Sunday, December 5, 2010

Alternative parking initiative emerges

Published in: The Globe
Originally published: October 5, 2010
By Kalea Hall and Katie Janicik 
Student commuters now have a choice of siding with Mayor Luke Ravenstahl of Pittsburgh's parking plan or the new plan issued last Wednesday by City Controller Michael Lamb.
Some students feel that no matter what plan is chosen, Point Park University needs to step in.
"As of now, I think that the price of parking is ridiculous," said David Guerrero, a junior biotechnology major, in an e-mail interview. "Now, more than ever, I wish Point Park would just buy a parking garage"

Two weeks ago Mayor Luke Ravenstahl said a $452 million proposal for a 50 year lease on the city's parking assets was the best plan. Lamb, last week, proposed a new parking plan as another solution to saving the city's pension fund and to counteract Ravenstahl's plan.
According to an article published Sept. 30 in the "Pittsburgh Post Gazette," Lamb's plan involves selling the city's meters, parking lots and-garages to the Pittsburgh Parking Authority. Under this plan, $60 million will be put into the city's pension fund by the end of the year.
Lamb said, in a phone interview, that his plan will offer lower parking rates.
He said that with the mayor's plan, parking rates will increase 12 percent within the first five years, whereas with his plan rates will increase one-third of that.
At this point in time, the only downside to Lamb's plan is whether or not the Pittsburgh Parking Authority can come up with the money for the technological improvements that a private owner could, according to the "Post-Gazette," article.
Lamb said the details of his plan will be available online as soon as they are finalized.
Mayor Ravenstahl believes the best solution to funding the city's pension fund is to lease the city's parking garages and meters. On Sept. 21, Pittsburgh Parking Partners, LLC, fronted the winning bid of $452 million to lease the city's parking assets for the next 50 years, as published in last week's issue of The Globe.
"The term of 50 years is considerably shorter than other infrastructure transactions, which have ranged from 75 to 99 years," said Shannon Baker, spokesperson for the Pittsburgh Parking Partnership, in an e-mail interview.  "The city and Parking Authority, determined that 50 years was the most desirable term in order to achieve the objectives of the city, Parking Authority and the concessionaire."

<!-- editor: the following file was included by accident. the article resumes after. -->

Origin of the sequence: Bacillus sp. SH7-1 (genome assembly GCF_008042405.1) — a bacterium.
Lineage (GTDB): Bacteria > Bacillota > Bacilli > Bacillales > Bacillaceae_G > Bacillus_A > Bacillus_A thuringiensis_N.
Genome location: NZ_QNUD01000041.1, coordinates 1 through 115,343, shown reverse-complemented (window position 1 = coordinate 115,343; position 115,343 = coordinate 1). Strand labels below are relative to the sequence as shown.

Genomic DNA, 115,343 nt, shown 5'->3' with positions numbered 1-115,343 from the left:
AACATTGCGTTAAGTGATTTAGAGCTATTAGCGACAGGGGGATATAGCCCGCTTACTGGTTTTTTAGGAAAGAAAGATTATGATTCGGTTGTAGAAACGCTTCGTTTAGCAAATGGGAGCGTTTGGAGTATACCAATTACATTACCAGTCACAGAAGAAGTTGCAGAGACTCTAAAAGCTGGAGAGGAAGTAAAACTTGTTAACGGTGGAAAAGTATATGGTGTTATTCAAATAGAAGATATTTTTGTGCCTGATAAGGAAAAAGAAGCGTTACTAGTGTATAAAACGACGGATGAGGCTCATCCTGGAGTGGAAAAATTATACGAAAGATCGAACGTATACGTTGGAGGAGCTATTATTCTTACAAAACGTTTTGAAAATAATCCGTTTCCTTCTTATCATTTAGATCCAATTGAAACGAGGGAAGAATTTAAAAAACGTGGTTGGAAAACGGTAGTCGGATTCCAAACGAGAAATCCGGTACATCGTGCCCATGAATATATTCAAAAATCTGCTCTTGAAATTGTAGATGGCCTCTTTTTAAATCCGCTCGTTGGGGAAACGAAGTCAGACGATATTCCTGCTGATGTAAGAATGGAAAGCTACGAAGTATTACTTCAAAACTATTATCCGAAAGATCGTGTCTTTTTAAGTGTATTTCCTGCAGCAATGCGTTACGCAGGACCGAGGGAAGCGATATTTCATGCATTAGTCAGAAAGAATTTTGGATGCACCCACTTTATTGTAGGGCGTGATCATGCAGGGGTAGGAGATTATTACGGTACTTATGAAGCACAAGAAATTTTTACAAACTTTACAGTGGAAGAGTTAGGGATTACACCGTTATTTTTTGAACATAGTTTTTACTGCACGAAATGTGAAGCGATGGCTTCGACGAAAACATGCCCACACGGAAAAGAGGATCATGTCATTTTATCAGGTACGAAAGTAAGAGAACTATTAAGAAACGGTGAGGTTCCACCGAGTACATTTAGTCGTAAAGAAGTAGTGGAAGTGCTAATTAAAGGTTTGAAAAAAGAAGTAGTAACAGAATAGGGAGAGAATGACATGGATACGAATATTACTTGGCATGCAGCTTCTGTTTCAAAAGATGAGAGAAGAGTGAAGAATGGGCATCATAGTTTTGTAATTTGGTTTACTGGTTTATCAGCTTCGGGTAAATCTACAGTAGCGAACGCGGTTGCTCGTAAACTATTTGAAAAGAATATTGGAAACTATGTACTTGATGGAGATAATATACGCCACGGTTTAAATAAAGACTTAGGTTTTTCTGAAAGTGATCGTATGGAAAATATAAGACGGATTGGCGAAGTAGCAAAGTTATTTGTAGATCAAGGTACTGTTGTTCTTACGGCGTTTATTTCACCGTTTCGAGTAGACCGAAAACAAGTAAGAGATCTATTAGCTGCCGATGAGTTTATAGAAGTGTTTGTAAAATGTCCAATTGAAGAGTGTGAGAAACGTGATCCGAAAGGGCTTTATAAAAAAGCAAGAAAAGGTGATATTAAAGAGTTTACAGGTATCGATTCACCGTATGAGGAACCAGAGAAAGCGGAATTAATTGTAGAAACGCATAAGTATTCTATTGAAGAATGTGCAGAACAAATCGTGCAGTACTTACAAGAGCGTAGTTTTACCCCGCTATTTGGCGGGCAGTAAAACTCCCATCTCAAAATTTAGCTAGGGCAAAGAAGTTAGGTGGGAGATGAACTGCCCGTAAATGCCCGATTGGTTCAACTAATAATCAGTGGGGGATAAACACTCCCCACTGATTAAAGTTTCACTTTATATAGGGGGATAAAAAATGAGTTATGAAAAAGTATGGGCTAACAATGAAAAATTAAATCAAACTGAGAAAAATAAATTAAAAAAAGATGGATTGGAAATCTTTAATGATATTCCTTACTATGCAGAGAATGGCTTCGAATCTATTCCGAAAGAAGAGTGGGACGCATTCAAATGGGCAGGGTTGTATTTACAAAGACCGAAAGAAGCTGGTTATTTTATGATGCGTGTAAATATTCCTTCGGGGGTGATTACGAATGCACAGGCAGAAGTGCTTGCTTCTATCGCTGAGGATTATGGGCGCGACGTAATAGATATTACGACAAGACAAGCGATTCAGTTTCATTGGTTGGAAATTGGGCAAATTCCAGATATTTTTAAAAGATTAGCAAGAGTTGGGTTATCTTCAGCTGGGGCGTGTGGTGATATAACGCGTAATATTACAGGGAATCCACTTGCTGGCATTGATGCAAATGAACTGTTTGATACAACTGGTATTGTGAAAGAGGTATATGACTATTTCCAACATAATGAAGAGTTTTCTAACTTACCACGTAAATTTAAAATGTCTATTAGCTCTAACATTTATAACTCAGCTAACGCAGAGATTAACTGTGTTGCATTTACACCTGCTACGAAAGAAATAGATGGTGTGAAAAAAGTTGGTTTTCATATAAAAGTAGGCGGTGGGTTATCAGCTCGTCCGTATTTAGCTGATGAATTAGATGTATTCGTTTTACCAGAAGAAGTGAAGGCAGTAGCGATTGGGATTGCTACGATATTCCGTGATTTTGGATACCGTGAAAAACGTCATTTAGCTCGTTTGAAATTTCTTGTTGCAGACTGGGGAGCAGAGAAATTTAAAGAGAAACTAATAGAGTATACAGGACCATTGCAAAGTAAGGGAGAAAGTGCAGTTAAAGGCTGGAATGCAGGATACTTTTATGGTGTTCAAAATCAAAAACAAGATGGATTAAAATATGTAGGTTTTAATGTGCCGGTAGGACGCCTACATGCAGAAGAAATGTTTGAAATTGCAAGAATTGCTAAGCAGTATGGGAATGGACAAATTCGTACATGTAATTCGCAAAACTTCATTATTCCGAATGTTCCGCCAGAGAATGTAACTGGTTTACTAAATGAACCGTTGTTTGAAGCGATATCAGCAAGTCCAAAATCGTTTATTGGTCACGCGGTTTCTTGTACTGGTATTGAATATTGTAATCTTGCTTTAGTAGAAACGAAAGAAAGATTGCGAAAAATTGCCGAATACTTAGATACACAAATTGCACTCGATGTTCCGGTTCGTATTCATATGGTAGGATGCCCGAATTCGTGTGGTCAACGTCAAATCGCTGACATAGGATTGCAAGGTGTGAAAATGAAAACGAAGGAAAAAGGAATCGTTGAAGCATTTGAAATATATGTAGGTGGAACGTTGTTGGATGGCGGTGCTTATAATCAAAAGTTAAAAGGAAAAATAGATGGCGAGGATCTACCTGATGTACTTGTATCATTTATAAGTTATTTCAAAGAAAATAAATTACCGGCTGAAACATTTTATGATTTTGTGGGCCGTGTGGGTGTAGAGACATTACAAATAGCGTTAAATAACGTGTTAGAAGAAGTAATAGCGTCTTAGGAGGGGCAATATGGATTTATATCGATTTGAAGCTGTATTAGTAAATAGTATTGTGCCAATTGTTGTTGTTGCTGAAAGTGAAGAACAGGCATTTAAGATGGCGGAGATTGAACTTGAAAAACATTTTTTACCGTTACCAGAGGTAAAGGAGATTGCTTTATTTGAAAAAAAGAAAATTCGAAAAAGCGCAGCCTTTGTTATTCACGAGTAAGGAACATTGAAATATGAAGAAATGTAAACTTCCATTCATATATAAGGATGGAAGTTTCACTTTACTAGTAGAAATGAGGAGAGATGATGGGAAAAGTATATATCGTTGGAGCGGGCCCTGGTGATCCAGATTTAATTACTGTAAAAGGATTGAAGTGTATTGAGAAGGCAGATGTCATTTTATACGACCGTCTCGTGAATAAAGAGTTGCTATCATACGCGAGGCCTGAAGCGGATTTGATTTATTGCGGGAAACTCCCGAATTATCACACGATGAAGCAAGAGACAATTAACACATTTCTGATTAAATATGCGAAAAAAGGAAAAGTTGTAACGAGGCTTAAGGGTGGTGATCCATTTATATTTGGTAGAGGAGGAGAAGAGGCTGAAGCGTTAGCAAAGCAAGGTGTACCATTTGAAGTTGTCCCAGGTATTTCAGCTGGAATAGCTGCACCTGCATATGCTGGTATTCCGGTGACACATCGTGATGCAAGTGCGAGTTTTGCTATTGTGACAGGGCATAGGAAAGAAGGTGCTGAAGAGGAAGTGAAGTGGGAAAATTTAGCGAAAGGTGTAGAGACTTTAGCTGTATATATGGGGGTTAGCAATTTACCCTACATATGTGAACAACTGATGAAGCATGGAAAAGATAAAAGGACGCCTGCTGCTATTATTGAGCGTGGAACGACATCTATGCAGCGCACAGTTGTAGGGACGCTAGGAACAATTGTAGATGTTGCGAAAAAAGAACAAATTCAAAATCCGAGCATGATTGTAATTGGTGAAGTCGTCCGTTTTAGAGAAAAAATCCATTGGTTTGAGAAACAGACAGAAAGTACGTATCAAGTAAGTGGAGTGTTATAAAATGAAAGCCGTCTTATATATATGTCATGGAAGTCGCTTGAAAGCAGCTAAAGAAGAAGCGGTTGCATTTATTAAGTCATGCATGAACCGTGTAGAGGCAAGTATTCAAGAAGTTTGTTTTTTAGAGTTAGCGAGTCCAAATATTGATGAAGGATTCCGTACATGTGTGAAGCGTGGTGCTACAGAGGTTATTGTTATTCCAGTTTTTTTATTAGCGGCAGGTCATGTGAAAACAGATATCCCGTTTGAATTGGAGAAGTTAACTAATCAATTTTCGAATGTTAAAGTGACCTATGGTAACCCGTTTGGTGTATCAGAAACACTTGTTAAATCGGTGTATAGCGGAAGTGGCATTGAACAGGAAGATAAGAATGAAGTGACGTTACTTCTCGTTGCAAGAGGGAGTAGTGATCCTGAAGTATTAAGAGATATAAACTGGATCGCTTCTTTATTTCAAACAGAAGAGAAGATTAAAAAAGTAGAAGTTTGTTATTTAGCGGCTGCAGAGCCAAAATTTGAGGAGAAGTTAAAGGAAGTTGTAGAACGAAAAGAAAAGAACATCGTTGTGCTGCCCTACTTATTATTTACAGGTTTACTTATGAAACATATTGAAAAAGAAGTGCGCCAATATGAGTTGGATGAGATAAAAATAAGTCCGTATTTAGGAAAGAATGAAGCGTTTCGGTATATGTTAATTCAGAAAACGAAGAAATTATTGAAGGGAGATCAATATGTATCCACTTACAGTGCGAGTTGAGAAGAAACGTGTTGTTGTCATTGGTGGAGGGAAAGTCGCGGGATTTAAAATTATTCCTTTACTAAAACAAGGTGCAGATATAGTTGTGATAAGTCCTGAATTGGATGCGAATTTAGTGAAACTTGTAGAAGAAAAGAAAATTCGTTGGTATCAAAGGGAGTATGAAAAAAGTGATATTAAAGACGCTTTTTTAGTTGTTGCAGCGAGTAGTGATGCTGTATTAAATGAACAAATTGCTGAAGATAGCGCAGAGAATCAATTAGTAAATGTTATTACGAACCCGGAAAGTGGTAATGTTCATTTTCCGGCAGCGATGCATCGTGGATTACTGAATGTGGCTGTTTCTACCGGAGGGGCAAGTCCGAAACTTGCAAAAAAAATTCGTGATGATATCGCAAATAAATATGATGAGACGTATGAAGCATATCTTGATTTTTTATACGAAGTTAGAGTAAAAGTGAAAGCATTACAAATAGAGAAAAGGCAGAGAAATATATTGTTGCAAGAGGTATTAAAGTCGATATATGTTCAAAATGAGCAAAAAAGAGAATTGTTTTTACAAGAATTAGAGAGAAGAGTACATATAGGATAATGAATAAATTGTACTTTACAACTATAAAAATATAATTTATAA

Other changes to the garages, meters and lots include increased parking rates under Ravenstahl's plan.
 "The increased rates were set in the concession agreement, but keep in mind that even after the increase, Pittsburgh rates will still be lower than cities like New York, Los Angeles and Chicago," Baker said. "The new rates schedule will vary by neighborhood, but for the first five years, meter rates will generally increase from $0.25-$0.50 per hour."
 Students on Point Park's campus have their own plans for what to do if parking rates become too high.
 "For the first two years at Point Park, I parked for free along Carson Street [near] Station Square. I'm sure if the prices got too high for my liking, I would just…not park in a lot," said Guerreo, who pays $5 to $7 daily to park in a lot.
 In the future, if Pittsburgh Parking Partners, LLC, is approved to lease the city's parking assets, they will be required to update meter technology which will "enhance the user experience," according to Baker. She said they will also be "rehabilitating three older garages."
 To help with any issues that may arise, Pittsburgh Parking Partners, LLC, plans to place "parking ambassadors on the ground to educate and assist you," Baker said. They will also offer a website and a hotline.
Kristen Beatty, a junior human resources major, feels that Lamb's plan is the better solution to fix the underfunded pension fund. But she hopes that if parking rates do increase, Point Park will offer a better solution for students.
"They should have their own parking lot," Beattty said.
Commuter students will otherwise have no choice but to pay the price.
"I guess parking is a sacrifice we have to make in order to go to school Downtown," Guerrero said.
At the City Council meeting last Tuesday, Bill Cardille, a well-known Pittsburgh broadcaster, voiced his opinion on the parking issue after being honored by the Council.
"I parked my car today across the street," Cardille said. "I wish someone from the council would tell me where his honor is, because I would like him to stamp my parking ticket. You know cause that's $20 every two minutes. Only a joke."

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